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Tenjōname

Tenjouname天井嘗
てんじょうなめ

TRANSLATION: ceiling licker
HABITAT: cold, dark homes with tall ceilings
DIET: dirt, dust, and ceiling grime

APPEARANCE: Tenjōname is a tall yōkai with a very long tongue. It appears in houses with tall ceilings, particularly in the cold months when light cannot reach all the way to ceiling and casts weird shadows into the rafters. It’s body is covered with strips of paper which resemble a matoi—the paper flags carried by Edo period firemen.

BEHAVIOR: Tenjōname is named for its primary activity: licking ceilings. The older a house gets, the more dust and grime collects in hard-to-clean places such as the ceiling. This attracts tenjōname, who lick the dirty ceilings to feed on the filth. The telltale sign that a tenjōname has been licking a ceiling is the appearance of dark stains and splotches on ceilings, walls, and support pillars.

ORIGIN: Tenjōname first appears in Toriyama Sekien’s Hyakki tsurezure bukuro, although its appearance seems to be inspired by older yōkai scrolls. Like many of the entries in that book, it appears to be a pun based on one of the essays in Yoshida Kenkō’s Tsurezure gusa. Essay number fifty five gives advice on building a house, and states that too high a ceiling would make winters feel too cold and lamplight seem to dark. Toriyama Sekien references this essay in his description of tenjōname. Although it is not specifically stated, based on its appearance and the fact that most of the yōkai in Hyakki tsurezure bukuro are tsukumogami, it is likely that tenjōname is a transformed matoi.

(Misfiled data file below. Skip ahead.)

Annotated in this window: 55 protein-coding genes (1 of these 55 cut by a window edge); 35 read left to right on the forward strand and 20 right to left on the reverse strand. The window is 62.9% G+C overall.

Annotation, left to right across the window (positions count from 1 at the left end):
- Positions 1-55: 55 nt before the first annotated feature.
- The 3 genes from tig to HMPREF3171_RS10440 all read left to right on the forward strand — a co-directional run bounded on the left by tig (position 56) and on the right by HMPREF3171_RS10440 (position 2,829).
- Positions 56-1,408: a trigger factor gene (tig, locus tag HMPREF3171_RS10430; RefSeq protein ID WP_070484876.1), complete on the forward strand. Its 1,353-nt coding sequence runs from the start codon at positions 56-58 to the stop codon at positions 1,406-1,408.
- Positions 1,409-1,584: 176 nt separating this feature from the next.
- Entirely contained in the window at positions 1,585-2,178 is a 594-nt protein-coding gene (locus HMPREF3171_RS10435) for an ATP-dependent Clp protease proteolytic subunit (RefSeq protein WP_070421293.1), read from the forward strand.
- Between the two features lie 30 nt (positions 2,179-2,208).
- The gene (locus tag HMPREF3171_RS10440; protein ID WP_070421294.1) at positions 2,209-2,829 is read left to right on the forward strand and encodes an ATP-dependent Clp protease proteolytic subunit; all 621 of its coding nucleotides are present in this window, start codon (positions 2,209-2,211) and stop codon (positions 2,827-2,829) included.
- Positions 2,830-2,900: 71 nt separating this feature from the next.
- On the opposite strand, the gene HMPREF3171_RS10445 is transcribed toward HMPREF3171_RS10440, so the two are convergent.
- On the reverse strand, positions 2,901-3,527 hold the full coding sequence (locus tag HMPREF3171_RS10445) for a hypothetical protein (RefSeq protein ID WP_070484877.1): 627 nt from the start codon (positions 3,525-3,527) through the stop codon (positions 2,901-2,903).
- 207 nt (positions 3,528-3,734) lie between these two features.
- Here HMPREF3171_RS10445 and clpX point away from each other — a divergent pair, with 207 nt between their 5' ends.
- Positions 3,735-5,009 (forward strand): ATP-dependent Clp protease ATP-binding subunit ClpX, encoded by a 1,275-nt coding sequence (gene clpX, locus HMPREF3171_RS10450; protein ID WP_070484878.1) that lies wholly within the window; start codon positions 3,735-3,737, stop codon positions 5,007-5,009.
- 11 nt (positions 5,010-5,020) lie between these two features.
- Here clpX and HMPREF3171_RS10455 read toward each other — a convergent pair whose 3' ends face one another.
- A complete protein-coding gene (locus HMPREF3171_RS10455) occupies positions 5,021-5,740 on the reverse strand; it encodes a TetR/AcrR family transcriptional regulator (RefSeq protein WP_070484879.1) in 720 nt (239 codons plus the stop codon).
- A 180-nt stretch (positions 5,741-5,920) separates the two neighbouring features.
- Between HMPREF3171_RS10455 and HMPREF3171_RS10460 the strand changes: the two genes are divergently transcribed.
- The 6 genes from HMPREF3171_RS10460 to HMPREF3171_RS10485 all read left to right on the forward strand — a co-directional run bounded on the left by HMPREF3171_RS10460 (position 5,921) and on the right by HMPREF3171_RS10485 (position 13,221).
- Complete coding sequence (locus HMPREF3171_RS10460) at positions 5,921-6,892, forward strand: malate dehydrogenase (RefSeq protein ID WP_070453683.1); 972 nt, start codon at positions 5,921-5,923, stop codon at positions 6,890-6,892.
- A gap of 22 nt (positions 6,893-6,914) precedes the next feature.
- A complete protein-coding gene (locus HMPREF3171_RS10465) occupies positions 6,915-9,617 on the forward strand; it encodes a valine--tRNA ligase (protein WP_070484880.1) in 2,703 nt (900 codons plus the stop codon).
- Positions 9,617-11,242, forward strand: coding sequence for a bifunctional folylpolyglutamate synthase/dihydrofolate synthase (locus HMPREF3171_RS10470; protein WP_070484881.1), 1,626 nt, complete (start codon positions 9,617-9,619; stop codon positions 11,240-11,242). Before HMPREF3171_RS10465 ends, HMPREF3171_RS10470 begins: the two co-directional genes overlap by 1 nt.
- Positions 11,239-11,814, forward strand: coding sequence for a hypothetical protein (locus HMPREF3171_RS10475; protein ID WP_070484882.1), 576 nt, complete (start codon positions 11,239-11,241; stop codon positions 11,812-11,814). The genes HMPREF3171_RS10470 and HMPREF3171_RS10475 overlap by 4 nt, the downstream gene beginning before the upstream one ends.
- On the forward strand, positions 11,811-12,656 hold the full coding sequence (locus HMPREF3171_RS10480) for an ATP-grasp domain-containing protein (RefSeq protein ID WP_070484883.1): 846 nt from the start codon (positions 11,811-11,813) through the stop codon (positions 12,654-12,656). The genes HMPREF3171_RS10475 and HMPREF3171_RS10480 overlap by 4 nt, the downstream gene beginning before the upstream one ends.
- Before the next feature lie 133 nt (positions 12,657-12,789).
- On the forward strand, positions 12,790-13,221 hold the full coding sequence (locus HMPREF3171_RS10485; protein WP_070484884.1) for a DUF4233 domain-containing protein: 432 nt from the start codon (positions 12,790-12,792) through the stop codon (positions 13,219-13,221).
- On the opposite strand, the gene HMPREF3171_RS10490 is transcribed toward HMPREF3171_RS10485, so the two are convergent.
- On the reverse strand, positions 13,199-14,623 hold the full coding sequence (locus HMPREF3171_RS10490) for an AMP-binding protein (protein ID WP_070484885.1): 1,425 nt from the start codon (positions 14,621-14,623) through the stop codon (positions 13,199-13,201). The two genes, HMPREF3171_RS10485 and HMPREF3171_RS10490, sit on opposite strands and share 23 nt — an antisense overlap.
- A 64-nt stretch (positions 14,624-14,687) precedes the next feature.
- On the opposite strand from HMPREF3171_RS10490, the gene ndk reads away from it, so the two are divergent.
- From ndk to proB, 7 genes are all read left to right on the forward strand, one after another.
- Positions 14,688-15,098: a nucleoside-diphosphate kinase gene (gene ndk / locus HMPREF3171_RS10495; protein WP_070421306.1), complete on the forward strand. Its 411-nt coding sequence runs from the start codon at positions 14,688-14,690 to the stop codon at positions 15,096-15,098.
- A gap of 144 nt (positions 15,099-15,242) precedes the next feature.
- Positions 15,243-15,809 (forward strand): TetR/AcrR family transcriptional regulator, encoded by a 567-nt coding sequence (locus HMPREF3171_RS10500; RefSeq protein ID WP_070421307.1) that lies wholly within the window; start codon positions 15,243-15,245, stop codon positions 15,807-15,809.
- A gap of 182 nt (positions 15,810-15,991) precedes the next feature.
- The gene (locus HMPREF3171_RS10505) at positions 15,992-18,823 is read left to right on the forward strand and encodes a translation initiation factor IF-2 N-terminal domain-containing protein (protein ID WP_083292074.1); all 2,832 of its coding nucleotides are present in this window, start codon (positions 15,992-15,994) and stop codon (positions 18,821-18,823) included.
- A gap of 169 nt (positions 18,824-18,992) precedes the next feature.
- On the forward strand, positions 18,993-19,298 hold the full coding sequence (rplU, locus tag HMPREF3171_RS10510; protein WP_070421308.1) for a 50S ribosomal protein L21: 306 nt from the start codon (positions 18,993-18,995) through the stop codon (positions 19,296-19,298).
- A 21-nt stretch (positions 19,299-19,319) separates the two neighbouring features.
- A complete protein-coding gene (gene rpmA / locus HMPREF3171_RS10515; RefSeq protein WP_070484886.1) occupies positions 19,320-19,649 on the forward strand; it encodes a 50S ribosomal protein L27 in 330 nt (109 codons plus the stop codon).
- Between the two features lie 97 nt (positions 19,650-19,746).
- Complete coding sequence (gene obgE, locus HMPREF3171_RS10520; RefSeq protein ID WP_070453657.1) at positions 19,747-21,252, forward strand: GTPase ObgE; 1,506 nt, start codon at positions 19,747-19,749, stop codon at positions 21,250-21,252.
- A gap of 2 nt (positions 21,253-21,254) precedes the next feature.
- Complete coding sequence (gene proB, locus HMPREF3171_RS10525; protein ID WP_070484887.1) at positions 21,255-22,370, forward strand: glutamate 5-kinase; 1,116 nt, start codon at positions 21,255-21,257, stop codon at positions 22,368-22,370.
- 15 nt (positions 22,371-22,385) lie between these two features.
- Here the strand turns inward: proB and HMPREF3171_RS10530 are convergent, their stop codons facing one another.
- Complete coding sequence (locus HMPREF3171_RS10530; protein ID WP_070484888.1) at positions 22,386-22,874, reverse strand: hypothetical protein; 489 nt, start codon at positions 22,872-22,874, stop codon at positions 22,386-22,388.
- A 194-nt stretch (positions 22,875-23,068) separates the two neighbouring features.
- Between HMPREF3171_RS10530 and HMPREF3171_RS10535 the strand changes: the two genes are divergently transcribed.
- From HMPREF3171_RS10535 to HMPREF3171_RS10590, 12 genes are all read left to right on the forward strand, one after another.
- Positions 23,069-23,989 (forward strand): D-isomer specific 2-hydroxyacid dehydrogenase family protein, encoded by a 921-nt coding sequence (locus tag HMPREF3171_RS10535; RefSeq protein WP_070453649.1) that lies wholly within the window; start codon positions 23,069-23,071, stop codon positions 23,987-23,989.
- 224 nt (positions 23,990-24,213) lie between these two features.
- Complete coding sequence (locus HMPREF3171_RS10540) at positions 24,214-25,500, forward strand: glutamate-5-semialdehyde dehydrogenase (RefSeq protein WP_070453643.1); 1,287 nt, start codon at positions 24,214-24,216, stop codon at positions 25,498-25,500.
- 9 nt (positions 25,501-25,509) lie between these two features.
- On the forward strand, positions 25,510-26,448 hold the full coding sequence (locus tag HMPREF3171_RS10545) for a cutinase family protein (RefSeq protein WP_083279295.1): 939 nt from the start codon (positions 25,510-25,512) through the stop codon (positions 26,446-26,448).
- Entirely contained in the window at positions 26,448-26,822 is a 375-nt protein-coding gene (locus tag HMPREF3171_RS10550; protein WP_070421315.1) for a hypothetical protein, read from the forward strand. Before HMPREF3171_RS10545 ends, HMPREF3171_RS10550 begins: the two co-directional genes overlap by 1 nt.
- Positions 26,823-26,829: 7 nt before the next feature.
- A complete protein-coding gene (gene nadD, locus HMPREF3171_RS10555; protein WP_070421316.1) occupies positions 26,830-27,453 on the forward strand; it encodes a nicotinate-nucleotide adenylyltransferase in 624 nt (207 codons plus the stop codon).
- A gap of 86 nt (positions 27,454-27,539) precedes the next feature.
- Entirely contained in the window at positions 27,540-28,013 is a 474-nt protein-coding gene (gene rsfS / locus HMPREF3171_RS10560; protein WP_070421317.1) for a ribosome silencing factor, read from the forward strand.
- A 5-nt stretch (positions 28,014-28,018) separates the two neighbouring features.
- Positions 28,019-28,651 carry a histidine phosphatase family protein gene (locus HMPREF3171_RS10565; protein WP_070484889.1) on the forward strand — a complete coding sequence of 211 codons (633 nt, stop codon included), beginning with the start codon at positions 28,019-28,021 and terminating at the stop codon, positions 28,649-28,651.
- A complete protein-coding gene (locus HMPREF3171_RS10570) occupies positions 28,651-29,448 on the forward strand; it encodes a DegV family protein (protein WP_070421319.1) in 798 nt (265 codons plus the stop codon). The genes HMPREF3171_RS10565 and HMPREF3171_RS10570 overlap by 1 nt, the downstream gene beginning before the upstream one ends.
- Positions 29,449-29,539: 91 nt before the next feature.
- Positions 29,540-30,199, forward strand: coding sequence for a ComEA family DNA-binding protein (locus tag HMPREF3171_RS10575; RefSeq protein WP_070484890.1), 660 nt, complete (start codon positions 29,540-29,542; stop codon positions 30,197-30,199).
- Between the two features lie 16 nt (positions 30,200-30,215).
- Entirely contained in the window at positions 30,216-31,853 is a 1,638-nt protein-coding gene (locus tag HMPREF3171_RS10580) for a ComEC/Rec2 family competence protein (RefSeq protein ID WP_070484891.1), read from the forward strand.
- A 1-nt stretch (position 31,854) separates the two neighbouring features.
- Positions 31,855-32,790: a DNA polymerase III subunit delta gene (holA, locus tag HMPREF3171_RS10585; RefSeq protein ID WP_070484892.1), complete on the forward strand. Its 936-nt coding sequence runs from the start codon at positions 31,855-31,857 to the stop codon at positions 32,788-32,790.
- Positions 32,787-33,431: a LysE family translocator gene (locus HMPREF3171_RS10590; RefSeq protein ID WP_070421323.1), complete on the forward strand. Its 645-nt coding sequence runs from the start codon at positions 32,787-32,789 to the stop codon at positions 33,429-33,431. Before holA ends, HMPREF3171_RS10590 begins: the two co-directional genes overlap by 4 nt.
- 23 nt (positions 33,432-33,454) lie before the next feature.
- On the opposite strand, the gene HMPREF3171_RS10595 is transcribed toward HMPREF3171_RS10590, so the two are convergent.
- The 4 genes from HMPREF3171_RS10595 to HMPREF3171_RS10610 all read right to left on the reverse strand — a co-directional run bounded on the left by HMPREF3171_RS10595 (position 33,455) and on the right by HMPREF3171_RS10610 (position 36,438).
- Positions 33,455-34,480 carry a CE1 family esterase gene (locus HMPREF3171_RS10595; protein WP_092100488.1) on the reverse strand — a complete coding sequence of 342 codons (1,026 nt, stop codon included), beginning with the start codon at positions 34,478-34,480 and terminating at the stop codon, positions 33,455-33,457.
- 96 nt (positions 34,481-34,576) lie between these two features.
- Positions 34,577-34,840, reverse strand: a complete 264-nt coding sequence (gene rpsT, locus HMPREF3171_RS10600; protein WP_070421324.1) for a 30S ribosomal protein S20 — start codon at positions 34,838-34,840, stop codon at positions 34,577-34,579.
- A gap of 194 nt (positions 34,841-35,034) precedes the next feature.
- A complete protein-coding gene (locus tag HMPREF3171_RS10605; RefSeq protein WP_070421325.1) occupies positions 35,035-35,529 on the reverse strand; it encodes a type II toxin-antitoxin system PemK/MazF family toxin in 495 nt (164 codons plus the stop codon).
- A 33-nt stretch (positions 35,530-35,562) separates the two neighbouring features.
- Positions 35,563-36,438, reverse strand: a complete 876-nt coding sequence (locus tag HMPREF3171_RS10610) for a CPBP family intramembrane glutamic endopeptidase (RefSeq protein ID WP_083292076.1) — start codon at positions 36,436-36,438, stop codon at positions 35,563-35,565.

LEGENDS: Since tenjōname was created in the 18th century, older folktales about it do not exist. However, since then a number of stories have been invented. One such story claims that a samurai from Tatebayashi Castle (the ruins of which are in present-day Gunma Prefecture) captured a tenjōname and used it to clean all the spiderwebs and grime from the ceilings of the castle. More recent legends claim that the stains left by tenjōname take the form of hideous human faces. Staring too long at these stains—particularly when they appear above your bed—can lead to madness and even death.